In another show of showrunner-assistant solidarity, “Sex/Life” boss Stacy Rukeyser and three executive producers at the Netflix series pitched in to cover their writers’ assistant’s $1,400 union initiation, application fees and quarterly dues.
“This was overwhelming to this woman,” says Rukeyser. “This is a woman who does not come from money [and is] struggling to make ends meet. I think she’s great and was excited to give her a chance. It was frightening to her.”
Around the holiday season, when a show is on hiatus — and accounting is on hiatus — showrunner Julie Plec, of “Legacies” and “Vampire Diaries,” pools together money with other writers on the show to give out as a bonus to support staff to ensure that “at a bare minimum they’re seeing what they would’ve seen were they getting paid.”
She also pays assistants out of pocket for any personal errands they may run for her. And once a season, Plec hosts a writing contest with a big prize: a partial or full script assignment for the show.
Lieber, who once ran “The Originals” room with Plec, makes a point of promoting a Season 1 showrunners’ assistant or writers’ production assistant to writers’ assistant or script coordinator by the second season, giving them a chance to observe the show’s staff writers working in the room. By the time Season 3 rolls around — if a show is fortunate enough to get that far — he tries to find a way to promote that assistant to staff writer.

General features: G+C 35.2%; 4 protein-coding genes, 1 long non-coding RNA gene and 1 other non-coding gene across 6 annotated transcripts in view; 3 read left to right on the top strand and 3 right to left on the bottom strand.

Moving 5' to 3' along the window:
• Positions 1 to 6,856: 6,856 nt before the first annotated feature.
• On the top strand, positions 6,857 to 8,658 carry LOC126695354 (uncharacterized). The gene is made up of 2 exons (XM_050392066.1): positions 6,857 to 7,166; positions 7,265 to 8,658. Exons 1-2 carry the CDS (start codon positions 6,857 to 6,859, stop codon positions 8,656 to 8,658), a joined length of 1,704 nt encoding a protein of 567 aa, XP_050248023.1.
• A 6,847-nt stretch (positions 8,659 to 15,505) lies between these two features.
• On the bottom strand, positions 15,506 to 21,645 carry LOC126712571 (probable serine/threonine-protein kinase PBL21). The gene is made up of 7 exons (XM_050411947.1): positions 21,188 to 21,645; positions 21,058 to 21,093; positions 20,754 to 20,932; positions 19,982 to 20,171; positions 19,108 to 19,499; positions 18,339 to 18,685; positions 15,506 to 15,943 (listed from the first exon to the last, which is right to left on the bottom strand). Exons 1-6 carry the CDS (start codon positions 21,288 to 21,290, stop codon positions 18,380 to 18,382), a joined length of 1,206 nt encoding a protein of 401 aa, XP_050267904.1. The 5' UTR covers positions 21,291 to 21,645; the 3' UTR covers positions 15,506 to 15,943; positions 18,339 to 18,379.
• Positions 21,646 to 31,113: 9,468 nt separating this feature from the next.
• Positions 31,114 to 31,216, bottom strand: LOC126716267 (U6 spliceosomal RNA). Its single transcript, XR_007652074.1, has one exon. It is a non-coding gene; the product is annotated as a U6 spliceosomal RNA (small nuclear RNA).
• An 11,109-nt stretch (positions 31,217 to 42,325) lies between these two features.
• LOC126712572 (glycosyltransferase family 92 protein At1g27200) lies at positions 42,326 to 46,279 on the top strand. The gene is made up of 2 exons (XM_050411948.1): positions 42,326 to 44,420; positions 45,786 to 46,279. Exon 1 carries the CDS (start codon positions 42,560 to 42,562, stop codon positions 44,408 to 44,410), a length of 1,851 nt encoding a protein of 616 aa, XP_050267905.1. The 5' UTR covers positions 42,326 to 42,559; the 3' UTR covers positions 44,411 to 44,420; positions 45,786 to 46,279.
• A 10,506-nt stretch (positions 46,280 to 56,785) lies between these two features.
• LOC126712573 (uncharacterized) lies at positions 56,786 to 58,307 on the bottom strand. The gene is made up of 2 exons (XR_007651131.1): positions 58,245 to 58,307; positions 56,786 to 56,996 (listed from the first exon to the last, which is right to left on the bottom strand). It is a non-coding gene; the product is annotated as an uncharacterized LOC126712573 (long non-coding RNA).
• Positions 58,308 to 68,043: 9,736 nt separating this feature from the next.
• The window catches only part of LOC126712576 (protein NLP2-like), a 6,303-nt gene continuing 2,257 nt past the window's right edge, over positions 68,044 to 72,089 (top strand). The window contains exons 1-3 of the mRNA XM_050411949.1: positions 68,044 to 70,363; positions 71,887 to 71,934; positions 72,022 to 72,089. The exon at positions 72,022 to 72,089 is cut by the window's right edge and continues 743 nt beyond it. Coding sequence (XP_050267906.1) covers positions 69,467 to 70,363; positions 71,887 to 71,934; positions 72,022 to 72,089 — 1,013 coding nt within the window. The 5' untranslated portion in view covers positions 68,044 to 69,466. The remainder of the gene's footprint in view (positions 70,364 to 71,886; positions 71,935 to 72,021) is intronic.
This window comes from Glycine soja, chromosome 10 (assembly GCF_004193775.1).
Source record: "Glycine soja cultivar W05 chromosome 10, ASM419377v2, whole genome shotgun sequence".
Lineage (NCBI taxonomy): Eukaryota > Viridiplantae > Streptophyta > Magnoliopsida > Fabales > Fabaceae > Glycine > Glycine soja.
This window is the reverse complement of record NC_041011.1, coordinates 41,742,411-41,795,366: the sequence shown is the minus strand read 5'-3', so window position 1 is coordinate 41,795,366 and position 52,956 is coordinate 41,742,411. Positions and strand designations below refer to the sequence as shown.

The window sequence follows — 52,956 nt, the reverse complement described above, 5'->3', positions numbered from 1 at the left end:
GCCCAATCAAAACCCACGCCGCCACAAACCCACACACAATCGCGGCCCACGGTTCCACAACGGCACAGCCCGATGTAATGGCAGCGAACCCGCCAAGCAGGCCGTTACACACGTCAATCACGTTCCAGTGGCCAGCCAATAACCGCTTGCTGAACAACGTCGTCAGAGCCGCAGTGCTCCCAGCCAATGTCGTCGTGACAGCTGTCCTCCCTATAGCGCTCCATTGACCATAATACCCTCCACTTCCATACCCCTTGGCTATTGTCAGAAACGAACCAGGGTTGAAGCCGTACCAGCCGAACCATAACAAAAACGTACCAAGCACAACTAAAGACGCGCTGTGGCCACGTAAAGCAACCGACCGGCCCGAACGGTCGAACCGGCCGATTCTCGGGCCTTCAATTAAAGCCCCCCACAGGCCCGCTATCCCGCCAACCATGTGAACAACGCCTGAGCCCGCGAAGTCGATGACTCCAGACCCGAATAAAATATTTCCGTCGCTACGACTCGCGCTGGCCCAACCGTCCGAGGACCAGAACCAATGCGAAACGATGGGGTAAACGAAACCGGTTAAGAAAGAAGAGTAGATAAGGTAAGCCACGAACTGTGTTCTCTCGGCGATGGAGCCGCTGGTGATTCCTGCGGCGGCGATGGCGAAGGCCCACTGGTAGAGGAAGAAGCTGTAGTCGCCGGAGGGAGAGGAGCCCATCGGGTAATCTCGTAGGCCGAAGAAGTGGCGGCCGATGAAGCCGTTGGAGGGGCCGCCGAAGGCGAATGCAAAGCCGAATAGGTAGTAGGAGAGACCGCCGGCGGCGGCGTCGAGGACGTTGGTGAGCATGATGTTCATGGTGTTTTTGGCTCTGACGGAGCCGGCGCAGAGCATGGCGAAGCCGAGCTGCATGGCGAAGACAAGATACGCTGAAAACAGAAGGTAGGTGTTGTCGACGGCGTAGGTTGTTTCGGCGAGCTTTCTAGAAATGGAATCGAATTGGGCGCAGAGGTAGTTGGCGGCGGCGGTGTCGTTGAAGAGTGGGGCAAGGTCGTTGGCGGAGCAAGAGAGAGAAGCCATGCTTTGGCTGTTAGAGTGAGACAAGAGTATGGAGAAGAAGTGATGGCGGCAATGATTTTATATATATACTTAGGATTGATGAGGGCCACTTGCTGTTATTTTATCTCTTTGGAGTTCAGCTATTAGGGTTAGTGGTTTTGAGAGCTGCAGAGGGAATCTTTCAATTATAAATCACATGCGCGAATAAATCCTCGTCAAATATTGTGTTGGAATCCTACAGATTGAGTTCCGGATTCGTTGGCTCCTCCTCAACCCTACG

Every assistant he has hired has earned a credit of some kind, such as a shared “story by” or “teleplay by” credit.
“The advocacy of the people above [assistants] runs a real gamut,” says Lieber. “I think some people are blissfully unaware because they’re narcissists, some people are aware and not sure what to do, some people are aware and trying their best to figure out a way to work within the system to make those jobs productive suffering.”
Conover says it’s clear that the agencies and studios — “the people who control the purse strings” — are unlikely to voluntarily pay their assistants more, so it’s up to showrunners, executive producers and senior writers to “put pressure on them from below.”
“That pressure could take a number of forms: It could be assistants unionizing, or doing a one-day walk-out, or it could come from the people who work with assistants saying, ‘This is a priority for us; we give a sh-t about the people who we work with,’” he says. “Saying that en masse will help things get better, and I hope other showrunners will do the same.”